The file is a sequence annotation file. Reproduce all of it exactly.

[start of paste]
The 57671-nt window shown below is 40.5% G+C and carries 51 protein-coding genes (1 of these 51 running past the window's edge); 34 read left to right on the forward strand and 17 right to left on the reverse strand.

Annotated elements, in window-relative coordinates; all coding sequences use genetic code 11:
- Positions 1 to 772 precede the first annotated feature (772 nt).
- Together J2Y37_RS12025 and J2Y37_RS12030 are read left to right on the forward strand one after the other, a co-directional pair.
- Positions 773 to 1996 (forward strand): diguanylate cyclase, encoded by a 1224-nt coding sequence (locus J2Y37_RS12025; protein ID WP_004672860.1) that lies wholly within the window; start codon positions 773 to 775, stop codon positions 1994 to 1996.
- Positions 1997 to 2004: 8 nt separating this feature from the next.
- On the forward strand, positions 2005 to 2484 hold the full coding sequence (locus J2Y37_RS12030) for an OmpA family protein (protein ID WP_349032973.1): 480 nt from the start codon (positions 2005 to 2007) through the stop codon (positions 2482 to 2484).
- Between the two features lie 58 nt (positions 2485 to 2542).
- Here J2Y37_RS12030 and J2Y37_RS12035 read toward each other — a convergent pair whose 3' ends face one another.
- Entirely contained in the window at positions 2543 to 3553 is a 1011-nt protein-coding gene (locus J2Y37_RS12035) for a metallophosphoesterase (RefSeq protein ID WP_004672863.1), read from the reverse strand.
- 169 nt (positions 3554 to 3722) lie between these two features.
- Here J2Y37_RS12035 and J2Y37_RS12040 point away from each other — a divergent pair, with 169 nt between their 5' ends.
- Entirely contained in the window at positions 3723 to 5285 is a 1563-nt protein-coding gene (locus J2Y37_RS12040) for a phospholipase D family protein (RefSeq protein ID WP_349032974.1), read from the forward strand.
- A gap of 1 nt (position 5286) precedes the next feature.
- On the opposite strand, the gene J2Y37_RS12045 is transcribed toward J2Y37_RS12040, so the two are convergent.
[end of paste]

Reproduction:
The 57671-nt window shown below is 40.5% G+C and carries 51 protein-coding genes (1 of these 51 running past the window's edge); 34 read left to right on the forward strand and 17 right to left on the reverse strand.

Annotated elements, in window-relative coordinates; all coding sequences use genetic code 11:
- Positions 1 to 772 precede the first annotated feature (772 nt).
- Together J2Y37_RS12025 and J2Y37_RS12030 are read left to right on the forward strand one after the other, a co-directional pair.
- Positions 773 to 1996 (forward strand): diguanylate cyclase, encoded by a 1224-nt coding sequence (locus J2Y37_RS12025; protein ID WP_004672860.1) that lies wholly within the window; start codon positions 773 to 775, stop codon positions 1994 to 1996.
- Positions 1997 to 2004: 8 nt separating this feature from the next.
- On the forward strand, positions 2005 to 2484 hold the full coding sequence (locus J2Y37_RS12030) for an OmpA family protein (protein ID WP_349032973.1): 480 nt from the start codon (positions 2005 to 2007) through the stop codon (positions 2482 to 2484).
- Between the two features lie 58 nt (positions 2485 to 2542).
- Here J2Y37_RS12030 and J2Y37_RS12035 read toward each other — a convergent pair whose 3' ends face one another.
- Entirely contained in the window at positions 2543 to 3553 is a 1011-nt protein-coding gene (locus J2Y37_RS12035) for a metallophosphoesterase (RefSeq protein ID WP_004672863.1), read from the reverse strand.
- 169 nt (positions 3554 to 3722) lie between these two features.
- Here J2Y37_RS12035 and J2Y37_RS12040 point away from each other — a divergent pair, with 169 nt between their 5' ends.
- Entirely contained in the window at positions 3723 to 5285 is a 1563-nt protein-coding gene (locus J2Y37_RS12040) for a phospholipase D family protein (RefSeq protein ID WP_349032974.1), read from the forward strand.
- A gap of 1 nt (position 5286) precedes the next feature.
- On the opposite strand, the gene J2Y37_RS12045 is transcribed toward J2Y37_RS12040, so the two are convergent.